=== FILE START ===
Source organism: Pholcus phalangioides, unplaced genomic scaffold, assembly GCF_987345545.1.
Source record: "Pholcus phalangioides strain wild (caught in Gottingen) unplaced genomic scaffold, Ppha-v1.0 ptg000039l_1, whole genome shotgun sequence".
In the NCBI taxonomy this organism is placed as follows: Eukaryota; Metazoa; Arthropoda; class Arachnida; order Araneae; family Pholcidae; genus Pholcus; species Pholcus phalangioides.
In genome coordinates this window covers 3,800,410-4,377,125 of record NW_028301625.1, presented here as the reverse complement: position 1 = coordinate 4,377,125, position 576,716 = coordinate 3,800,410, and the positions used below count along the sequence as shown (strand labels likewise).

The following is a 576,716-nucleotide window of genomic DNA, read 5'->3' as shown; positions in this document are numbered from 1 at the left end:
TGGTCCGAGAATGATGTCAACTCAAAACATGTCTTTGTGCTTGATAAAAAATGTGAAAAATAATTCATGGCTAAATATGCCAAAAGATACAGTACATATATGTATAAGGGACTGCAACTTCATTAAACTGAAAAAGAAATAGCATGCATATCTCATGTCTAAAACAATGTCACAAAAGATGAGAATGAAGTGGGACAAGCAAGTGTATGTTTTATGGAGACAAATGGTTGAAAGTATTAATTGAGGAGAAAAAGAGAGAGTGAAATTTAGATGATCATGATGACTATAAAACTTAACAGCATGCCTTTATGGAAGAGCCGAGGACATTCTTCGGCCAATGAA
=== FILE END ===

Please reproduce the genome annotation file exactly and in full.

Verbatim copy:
Source organism: Pholcus phalangioides, unplaced genomic scaffold, assembly GCF_987345545.1.
Source record: "Pholcus phalangioides strain wild (caught in Gottingen) unplaced genomic scaffold, Ppha-v1.0 ptg000039l_1, whole genome shotgun sequence".
In the NCBI taxonomy this organism is placed as follows: Eukaryota; Metazoa; Arthropoda; class Arachnida; order Araneae; family Pholcidae; genus Pholcus; species Pholcus phalangioides.
In genome coordinates this window covers 3,800,410-4,377,125 of record NW_028301625.1, presented here as the reverse complement: position 1 = coordinate 4,377,125, position 576,716 = coordinate 3,800,410, and the positions used below count along the sequence as shown (strand labels likewise).

The following is a 576,716-nucleotide window of genomic DNA, read 5'->3' as shown; positions in this document are numbered from 1 at the left end:
TGGTCCGAGAATGATGTCAACTCAAAACATGTCTTTGTGCTTGATAAAAAATGTGAAAAATAATTCATGGCTAAATATGCCAAAAGATACAGTACATATATGTATAAGGGACTGCAACTTCATTAAACTGAAAAAGAAATAGCATGCATATCTCATGTCTAAAACAATGTCACAAAAGATGAGAATGAAGTGGGACAAGCAAGTGTATGTTTTATGGAGACAAATGGTTGAAAGTATTAATTGAGGAGAAAAAGAGAGAGTGAAATTTAGATGATCATGATGACTATAAAACTTAACAGCATGCCTTTATGGAAGAGCCGAGGACATTCTTCGGCCAATGAA